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CFPB, FTC host webcast on debt collection process

cfpbThe CFPB and FTC co-hosted a webcast discussion on Thursday on debt collection issues and the role of creditors in the debt collection process.

American consumers are $11.23 trillion in debt, eight percent of which—or about $900 billion—is delinquent, while $678 billion is seriously delinquent at 90 or more days late.

FTC Commissioner Julie Brill said consumers dealing with the repercussions of the financial crisis have also had to deal with “bad actors—the debt collectors who engage in unscrupulous, if not illegal, practices.”

“The ones who call at all hours of the night, the ones who lie and make threats they cannot follow through on, the ones who sue without having any basis for doing so, the ones who use subterfuge to obtain monetary judgments and garnishment orders,” Brill said during the discussion. “These are below the belt punches aimed at consumers who have already been pummeled.”

Brill also pointed to the practice of “robo-signing,” in which some debt buyers employ the services of individuals who swear they have personally reviewed and verified debtors’ records when the full file has not actually been reviewed.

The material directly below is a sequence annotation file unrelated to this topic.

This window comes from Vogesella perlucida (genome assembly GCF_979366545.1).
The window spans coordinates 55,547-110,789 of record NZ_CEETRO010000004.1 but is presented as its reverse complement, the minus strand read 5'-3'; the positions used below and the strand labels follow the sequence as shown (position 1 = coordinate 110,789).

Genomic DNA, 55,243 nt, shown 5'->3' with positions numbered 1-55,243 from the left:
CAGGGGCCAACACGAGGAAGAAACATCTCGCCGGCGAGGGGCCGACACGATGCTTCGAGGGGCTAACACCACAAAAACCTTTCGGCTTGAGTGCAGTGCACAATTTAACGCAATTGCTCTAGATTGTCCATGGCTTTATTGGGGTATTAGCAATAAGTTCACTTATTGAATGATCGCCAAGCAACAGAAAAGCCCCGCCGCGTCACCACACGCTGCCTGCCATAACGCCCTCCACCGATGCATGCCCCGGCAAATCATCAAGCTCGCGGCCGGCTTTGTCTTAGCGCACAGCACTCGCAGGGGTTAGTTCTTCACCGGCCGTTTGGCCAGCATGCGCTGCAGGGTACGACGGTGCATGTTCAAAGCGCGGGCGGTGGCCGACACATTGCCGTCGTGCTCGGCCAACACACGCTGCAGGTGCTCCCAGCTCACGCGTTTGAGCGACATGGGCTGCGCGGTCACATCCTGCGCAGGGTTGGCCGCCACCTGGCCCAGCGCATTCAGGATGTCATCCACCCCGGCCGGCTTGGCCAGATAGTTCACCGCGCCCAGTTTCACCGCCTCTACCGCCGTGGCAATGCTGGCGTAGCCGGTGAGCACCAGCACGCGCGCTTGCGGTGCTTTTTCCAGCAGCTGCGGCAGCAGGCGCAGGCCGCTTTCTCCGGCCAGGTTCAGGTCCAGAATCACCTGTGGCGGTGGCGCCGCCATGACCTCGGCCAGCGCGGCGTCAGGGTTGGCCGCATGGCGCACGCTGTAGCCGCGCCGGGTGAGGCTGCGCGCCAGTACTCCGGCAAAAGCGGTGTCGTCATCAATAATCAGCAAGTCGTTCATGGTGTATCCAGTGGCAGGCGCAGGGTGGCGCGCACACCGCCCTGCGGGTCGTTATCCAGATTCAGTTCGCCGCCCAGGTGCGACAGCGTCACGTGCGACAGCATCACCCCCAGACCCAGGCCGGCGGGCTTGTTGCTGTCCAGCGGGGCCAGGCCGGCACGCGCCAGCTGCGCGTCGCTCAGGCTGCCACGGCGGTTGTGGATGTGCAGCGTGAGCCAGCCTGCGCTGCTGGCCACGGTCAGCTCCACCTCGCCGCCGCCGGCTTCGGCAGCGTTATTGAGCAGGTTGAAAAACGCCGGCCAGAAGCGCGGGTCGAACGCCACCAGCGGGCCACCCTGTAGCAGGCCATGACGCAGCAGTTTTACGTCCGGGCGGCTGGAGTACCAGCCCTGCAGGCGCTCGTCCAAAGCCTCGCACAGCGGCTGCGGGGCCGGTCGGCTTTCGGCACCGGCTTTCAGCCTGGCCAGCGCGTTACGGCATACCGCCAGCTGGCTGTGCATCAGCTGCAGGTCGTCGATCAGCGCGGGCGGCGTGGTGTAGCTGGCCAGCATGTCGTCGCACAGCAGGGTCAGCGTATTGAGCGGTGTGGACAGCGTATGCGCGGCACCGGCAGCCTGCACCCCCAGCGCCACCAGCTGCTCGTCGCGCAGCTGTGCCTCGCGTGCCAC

Additionally, Brill pointed to an FTC report that revealed that some debt buyers were only provided “with some, but not all, of the important information concerning debts.”

“For example, buyers did not receive information such as whether consumers previously disputed the debts or whether collectors previously verified the debts,” Brill said. “Creditors also imposed contractual limitations on the ability of debt buyers to come back to the creditors to obtain better information about consumers’ accounts. And creditors usually did not guaranty that the account information they provided to debt buyers about debts was accurate.”

CFPB Acting Deputy Director Steve Antonakes said the bureau is focused on ensuring the accuracy of data debt collectors use to pursue debtors, the extent to which the accuracy of the information changes as it is passed down to debt buyers and the ability of consumers to dispute debts they believe to be incorrect or inaccurate.

“Data accuracy and availability, and the maintenance of that accuracy across the different market participants, are critical for having collection processes that are fair and for having communications that consumers can trust,” Antonakes said.

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